Teen’s anti-bullying play debuts
Published 10:32 pm Thursday, December 17, 2009
In junior high, Annette was teased and bullied to the point of tears. She was tripped, pushed and shoved. It reached a climax for her when classmates took an electric sander to her hand. All this she endured because she was “different.”
Fortunately, Annette isn’t a real girl. She’s a character in a play written by Caitlyn Weis, a 16-year-old junior at Lakeland High School. Weis, however, is a real girl, and she based her play on her life. Having her hand sanded was only one of many cruelties she endured for being different.
Weis’ 30-minute play was chosen by Lakeland’s drama teacher, Sara Sims, for the team to compete with during a Jan. 16 competition between local high schools. The topic of the plays are “Beauty Is…” Weis titled her play “Beauty is Within.” Thursday night was the first time the piece was performed.
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“It’s a play about a girl who is out there,” said Sims. “She’s not a cookie cutter. She’s unique and her own individual, but she’s being bullied for it.”
After changing schools and making new friends, Annette realizes her uniqueness is what makes her beautiful.
“You’re not afraid to be different — to be yourself. That’s truly beautiful,” said Annette’s boyfriend in the play.
Weis, who grew up in Hampton and moved to Suffolk at the beginning of ninth grade, dressed differently and wanted to be unique in junior high and elementary school.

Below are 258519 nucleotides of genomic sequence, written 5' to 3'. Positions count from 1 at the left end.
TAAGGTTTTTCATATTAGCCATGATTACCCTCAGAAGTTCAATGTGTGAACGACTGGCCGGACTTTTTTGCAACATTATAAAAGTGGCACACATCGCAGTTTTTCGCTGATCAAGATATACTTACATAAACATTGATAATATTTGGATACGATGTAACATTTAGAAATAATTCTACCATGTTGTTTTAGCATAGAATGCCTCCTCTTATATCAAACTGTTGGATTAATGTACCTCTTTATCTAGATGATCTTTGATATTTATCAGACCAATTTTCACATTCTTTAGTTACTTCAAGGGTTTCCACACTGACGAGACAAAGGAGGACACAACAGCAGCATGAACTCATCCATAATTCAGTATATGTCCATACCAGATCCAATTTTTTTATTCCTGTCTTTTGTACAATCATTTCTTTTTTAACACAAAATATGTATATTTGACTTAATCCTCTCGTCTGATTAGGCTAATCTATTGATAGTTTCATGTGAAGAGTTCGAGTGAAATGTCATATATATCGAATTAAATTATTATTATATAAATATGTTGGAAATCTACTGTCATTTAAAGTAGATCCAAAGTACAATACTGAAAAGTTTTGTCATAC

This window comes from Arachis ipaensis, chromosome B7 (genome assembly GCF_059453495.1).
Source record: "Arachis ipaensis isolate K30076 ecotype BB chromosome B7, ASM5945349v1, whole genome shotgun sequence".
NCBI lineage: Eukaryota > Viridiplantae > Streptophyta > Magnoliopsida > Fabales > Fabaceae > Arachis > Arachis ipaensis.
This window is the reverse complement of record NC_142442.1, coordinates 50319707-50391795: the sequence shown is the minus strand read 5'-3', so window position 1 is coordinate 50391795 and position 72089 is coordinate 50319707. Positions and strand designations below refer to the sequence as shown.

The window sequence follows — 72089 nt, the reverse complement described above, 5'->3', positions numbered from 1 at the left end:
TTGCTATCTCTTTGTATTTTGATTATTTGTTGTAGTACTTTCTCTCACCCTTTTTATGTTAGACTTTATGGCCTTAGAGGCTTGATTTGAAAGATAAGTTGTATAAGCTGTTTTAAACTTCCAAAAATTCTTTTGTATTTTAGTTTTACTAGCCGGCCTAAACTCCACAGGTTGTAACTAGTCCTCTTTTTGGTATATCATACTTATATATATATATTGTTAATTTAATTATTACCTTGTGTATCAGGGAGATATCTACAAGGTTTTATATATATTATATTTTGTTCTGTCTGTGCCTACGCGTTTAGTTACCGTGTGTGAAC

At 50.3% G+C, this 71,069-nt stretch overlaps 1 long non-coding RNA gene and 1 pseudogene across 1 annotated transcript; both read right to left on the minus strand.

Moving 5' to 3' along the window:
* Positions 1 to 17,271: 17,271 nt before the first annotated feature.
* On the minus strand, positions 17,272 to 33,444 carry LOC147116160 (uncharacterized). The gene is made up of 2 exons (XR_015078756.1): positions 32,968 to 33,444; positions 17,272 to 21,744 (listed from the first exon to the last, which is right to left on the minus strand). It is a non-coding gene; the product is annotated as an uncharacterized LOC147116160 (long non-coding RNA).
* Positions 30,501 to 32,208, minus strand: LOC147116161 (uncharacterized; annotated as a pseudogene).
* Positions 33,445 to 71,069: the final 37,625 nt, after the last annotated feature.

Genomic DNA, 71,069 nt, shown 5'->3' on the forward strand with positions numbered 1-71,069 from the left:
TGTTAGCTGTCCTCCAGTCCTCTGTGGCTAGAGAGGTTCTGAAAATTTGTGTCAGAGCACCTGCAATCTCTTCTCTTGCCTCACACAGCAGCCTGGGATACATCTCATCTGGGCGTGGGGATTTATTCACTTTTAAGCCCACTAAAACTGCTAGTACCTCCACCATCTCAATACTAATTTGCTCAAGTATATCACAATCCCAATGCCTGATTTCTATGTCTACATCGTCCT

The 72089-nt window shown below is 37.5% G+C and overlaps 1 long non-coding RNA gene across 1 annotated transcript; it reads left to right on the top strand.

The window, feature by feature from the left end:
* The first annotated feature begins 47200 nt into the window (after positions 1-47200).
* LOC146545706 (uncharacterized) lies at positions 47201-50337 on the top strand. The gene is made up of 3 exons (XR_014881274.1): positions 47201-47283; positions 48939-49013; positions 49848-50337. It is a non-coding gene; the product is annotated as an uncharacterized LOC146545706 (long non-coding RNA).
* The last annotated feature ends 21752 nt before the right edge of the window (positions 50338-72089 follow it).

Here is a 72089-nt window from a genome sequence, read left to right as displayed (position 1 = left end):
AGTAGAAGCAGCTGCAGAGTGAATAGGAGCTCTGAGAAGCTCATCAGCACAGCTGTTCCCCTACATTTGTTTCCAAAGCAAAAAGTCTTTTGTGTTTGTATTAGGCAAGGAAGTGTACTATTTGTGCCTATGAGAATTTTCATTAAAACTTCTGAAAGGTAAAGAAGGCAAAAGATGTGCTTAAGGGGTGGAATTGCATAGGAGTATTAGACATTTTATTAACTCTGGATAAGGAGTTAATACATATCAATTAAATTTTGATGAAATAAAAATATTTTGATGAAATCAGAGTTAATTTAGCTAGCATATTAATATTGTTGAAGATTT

“The other students didn’t understand someone that was different from them. They couldn’t see the bigger picture and see that just because something was different it wasn’t scary,” she said.
She wrote her play based on her life, because she felt that it held an important message for people.
“People who aren’t afraid to be unique and be themselves are beautiful people,” she said.
She wrote the play as a project for her theatre arts class with low expectations that it would go anywhere.
Sims expects differently.
After reading at least 17 other pieces, she said, Weis’ play struck a chord.
“Some things I read were okay and not bad, but nothing sang to me,” Sims said. “And in theatre, if you don’t love it, you don’t do it. When I read her play, though, I was astonished.”
After a few edits, Weis’ play was stage worthy, and the team of more than 20 has been working on it for two months.
“I thought the cast and crew were going to be much smaller, but it just kept growing,” Sims said.
Weis said she hopes her play eventually will go to nationals, but she really just hopes people see the point she is trying to make.
“Beauty is in everyone,” she said. “Each person is a unique creation. Just because someone is different, they should not be treated differently — because we’re all different, and that’s what makes us beautiful.”